In 2013 in Belfast a Titanic sister ship used to take well-heeled voyagers to the doomed Titanic liner has opened to passengers again after a £9 million refurbishment.
This ship , which ferried passengers the short journey from the shallow waters of Cherbourg harbour, is now restored to its former glory.
It is situated in a dry dock beside the River Lagan in Belfast, where it was constructed in 1911 by Harland and Wolff shipyard workers at the same time as the Titanic construction.
Tourists enter through the first-class lounge, which is decorated with the same painstaking care and to the same design as the Titanic following a seven-year facelift.
The name of the ship is the Nomadic and it was bought at auction in France in 2006 for 250,000 euro (£214,000) following years of neglect. It sits in the shadow of the multi-million pound Titanic visitor's centre.
Olympic was the lead ship and namesake of the White Star Line's trio of Olympic-class liners. Unlike her younger sister ships, the Olympic enjoyed a long and illustrious career, spanning 24 years from 1911 to 1935.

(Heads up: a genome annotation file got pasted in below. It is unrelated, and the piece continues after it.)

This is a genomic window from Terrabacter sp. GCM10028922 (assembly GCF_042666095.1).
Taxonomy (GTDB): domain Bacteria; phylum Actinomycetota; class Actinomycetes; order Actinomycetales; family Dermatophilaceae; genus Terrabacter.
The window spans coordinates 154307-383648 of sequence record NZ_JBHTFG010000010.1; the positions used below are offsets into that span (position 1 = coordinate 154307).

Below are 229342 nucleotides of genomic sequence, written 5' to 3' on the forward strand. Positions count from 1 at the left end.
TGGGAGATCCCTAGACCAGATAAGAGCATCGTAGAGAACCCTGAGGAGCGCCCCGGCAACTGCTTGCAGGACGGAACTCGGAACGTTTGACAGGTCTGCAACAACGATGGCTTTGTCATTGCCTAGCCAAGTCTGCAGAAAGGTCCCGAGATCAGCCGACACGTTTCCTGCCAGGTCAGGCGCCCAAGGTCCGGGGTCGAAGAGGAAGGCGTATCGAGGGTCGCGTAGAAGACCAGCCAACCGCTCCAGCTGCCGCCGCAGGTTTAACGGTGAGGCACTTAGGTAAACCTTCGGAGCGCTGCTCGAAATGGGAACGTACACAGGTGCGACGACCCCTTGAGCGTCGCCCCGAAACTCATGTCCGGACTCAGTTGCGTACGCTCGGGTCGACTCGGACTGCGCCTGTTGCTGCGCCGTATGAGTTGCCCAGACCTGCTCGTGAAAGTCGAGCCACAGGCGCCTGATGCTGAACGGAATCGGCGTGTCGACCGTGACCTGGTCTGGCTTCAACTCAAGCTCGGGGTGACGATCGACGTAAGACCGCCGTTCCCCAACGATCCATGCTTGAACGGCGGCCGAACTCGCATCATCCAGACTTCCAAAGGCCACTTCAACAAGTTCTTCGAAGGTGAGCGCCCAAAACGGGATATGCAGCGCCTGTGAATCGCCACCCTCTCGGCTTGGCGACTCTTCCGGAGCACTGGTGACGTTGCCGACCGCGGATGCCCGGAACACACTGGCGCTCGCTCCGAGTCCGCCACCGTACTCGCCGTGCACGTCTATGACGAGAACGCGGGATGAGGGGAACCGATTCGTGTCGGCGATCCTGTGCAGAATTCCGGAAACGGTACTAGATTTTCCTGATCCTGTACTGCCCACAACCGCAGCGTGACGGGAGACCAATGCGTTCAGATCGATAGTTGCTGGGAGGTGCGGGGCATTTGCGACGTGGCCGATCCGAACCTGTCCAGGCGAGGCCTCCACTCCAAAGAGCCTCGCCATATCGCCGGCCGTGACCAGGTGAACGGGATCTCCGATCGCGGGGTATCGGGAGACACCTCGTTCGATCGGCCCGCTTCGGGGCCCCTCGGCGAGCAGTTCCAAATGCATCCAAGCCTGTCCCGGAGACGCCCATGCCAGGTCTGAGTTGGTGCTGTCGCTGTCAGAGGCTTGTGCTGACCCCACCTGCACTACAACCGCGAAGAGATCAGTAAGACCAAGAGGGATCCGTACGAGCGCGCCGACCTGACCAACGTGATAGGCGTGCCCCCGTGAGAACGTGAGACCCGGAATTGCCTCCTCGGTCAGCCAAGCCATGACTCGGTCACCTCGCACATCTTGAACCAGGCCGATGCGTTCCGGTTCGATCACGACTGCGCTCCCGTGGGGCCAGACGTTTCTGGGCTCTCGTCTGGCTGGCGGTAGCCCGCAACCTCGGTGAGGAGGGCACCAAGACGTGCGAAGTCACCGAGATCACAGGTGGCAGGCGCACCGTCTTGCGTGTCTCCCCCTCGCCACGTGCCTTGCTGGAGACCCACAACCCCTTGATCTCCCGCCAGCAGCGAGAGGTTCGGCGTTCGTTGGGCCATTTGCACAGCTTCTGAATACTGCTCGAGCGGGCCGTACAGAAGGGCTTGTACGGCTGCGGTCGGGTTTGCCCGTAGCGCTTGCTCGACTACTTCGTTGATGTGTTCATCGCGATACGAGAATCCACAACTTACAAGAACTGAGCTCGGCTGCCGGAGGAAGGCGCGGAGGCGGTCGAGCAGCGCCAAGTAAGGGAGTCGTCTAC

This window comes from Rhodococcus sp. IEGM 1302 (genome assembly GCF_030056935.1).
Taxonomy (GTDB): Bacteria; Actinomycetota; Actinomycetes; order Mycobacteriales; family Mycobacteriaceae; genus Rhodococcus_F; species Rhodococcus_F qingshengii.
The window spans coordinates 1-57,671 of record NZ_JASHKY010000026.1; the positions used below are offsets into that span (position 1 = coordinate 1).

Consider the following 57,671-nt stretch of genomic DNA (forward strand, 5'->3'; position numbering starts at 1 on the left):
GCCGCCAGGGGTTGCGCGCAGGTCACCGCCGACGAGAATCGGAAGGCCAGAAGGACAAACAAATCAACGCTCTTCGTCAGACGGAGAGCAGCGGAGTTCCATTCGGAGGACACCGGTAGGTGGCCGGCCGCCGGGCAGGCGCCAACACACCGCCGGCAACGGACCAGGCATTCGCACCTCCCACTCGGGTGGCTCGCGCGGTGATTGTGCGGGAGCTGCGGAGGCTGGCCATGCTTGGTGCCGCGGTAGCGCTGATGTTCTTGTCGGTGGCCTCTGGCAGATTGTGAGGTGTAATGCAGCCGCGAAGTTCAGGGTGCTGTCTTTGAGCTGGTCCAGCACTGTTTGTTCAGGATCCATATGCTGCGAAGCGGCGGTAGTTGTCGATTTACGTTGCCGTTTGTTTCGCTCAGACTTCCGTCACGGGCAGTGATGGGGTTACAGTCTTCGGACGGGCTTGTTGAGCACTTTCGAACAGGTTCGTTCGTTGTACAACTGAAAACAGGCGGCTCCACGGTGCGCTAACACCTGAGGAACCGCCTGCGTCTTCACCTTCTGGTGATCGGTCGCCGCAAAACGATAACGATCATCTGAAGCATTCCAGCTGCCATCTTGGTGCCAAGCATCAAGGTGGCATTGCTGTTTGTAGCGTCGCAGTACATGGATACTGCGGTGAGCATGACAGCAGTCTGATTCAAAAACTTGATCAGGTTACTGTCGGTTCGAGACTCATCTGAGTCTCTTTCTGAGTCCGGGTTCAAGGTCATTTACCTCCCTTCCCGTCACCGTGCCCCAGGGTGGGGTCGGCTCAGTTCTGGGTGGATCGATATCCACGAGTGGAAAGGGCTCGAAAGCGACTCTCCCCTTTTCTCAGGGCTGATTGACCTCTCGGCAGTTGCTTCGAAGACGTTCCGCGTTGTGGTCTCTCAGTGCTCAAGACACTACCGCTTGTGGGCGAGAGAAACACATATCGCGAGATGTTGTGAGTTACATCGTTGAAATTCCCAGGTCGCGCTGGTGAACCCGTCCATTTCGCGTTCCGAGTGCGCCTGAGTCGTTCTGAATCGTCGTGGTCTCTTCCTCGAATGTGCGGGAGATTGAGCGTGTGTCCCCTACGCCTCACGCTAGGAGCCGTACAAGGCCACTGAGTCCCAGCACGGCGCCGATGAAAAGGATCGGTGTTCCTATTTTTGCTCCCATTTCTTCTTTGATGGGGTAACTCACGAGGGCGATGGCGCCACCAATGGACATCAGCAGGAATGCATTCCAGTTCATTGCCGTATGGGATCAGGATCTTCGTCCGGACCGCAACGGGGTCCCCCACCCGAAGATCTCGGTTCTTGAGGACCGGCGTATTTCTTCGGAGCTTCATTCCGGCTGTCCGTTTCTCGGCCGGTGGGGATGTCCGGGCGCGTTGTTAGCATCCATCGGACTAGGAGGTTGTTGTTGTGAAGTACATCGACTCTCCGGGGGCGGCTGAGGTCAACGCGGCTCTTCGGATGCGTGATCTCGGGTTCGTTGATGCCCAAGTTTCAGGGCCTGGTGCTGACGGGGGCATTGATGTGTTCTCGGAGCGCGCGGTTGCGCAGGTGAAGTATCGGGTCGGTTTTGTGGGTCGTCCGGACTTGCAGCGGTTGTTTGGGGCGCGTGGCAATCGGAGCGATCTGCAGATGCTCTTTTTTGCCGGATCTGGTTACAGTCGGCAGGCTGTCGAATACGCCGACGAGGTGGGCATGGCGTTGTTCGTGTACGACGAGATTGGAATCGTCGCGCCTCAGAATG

By contrast with Olympic, the other ships in the class, Titanic and Britannic, did not have long service lives. On 15 April 1912, the Titanic ship collided with an iceberg in the North Atlantic and sank, claiming 1,500 lives; Britannic struck a mine and sank in the Kea Channel on 21 November 1916, killing 30 people.
Olympic enjoyed a long and illustrious career, spanning 24 years from 1911 to 1935. This included service as a troopship during World War I, which gained her the nickname "Old Reliable".
Olympic returned to civilian service after the war and served successfully as an ocean liner throughout the 1920s and into the first half of the 1930s, although increased competition, and the slump in trade during the Great Depression after 1930, made her operation increasingly unprofitable.